Every promise the Bible gives us, as we read it each day, stays with us forever! Everything in this world will fade except those things rooted to Christ. Read the Bible and discover what’s eternal, so we can apply eternity to our daily lives on earth!
“Heaven and earth will disappear, but my words will never disappear.” Matthew 24:35 (NLT)
“Therefore take up the whole armor of God, that you may be able to withstand in the evil day, and having done all, to stand.”
Wherever you’re at right now, the sun may be shining and life is good, making the reality of withstanding anything evil seem remote. Yet from the moment Eve plucked the fruit in the Garden, sin entered, and each day came under the sway of the evil one. It’s for this reason that Paul exhorts Christians to be geared up and battle ready.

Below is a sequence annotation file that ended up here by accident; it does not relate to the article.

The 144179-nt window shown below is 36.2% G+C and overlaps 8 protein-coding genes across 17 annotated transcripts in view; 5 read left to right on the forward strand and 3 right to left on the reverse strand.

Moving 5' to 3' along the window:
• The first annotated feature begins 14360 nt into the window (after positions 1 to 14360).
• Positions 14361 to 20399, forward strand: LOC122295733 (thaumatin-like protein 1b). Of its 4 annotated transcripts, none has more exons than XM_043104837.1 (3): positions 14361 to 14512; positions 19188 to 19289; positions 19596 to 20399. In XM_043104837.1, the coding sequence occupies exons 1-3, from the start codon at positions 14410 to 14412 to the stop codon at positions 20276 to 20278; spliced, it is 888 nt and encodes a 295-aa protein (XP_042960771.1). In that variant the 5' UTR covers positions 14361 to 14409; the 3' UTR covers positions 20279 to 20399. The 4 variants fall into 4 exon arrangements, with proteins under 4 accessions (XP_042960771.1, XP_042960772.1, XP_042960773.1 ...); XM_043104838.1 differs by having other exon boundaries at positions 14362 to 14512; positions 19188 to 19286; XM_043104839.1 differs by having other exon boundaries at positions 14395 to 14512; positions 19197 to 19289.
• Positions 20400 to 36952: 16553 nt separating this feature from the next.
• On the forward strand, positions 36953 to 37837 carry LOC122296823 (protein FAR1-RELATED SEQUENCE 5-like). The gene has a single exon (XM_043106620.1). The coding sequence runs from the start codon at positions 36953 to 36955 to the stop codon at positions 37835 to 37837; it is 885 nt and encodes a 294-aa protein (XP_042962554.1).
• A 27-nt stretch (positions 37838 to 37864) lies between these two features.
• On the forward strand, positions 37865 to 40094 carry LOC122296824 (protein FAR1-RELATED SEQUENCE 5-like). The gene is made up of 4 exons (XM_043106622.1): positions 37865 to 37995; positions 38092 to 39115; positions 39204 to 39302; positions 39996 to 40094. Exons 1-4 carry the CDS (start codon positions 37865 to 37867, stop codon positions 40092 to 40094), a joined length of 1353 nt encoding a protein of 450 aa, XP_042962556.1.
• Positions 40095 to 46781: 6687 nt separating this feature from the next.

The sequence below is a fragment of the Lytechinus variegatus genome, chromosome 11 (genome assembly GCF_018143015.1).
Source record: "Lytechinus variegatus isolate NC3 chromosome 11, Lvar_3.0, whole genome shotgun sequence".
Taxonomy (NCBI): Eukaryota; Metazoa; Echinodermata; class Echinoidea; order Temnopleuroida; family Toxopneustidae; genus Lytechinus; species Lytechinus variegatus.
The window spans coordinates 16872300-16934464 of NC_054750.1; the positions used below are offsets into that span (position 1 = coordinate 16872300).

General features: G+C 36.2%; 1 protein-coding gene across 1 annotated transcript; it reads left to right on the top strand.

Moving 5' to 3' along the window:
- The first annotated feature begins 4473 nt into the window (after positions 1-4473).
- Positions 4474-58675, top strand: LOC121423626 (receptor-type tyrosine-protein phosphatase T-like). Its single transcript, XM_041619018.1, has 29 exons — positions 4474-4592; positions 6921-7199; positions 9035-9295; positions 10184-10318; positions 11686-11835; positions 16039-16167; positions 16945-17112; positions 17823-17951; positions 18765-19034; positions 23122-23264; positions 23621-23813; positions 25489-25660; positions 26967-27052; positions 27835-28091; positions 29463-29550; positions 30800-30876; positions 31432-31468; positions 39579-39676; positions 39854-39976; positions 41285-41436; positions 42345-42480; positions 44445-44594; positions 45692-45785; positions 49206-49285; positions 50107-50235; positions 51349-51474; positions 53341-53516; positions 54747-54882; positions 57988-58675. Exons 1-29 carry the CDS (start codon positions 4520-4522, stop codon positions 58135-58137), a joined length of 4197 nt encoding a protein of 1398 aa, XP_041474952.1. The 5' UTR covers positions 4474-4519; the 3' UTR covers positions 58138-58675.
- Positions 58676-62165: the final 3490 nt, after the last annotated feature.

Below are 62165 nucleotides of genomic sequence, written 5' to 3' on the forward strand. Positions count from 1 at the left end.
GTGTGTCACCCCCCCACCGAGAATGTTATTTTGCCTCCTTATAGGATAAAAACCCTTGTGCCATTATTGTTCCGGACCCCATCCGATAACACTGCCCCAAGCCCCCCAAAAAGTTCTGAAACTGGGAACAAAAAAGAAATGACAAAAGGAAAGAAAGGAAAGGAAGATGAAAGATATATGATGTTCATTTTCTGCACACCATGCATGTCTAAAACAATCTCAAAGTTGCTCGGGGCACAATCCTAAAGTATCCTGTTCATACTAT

Our adversary, Satan, will do his best to disarm you because he knows that a wobbly, defenseless Christian cannot stand. If we are to stand in opposition to his schemes, it’s essential that we make daily use of the most sophisticated armament available – the armor of God. “For the weapons of our warfare are not carnal but mighty in God for pulling down strongholds.” (2 Corinthians 10:4)
It is incumbent upon each of us to be intimately acquainted with each piece of armor and keep it securely fastened. Puritan saint William Gurnall put it this way, “The armor… is to be worn night and day; we must walk, work, and sleep in them, or else we are not true soldiers of Christ.” With your armor firmly in place, you will be able to stand in obedience. Truth will triumph. You will not wobble or waver.
Today, if you are in the midst of personal trials, stand. In grief and sorrow, stand. In temptation, stand. In the chaos of our times, stand. Believer, in the evil day, stand!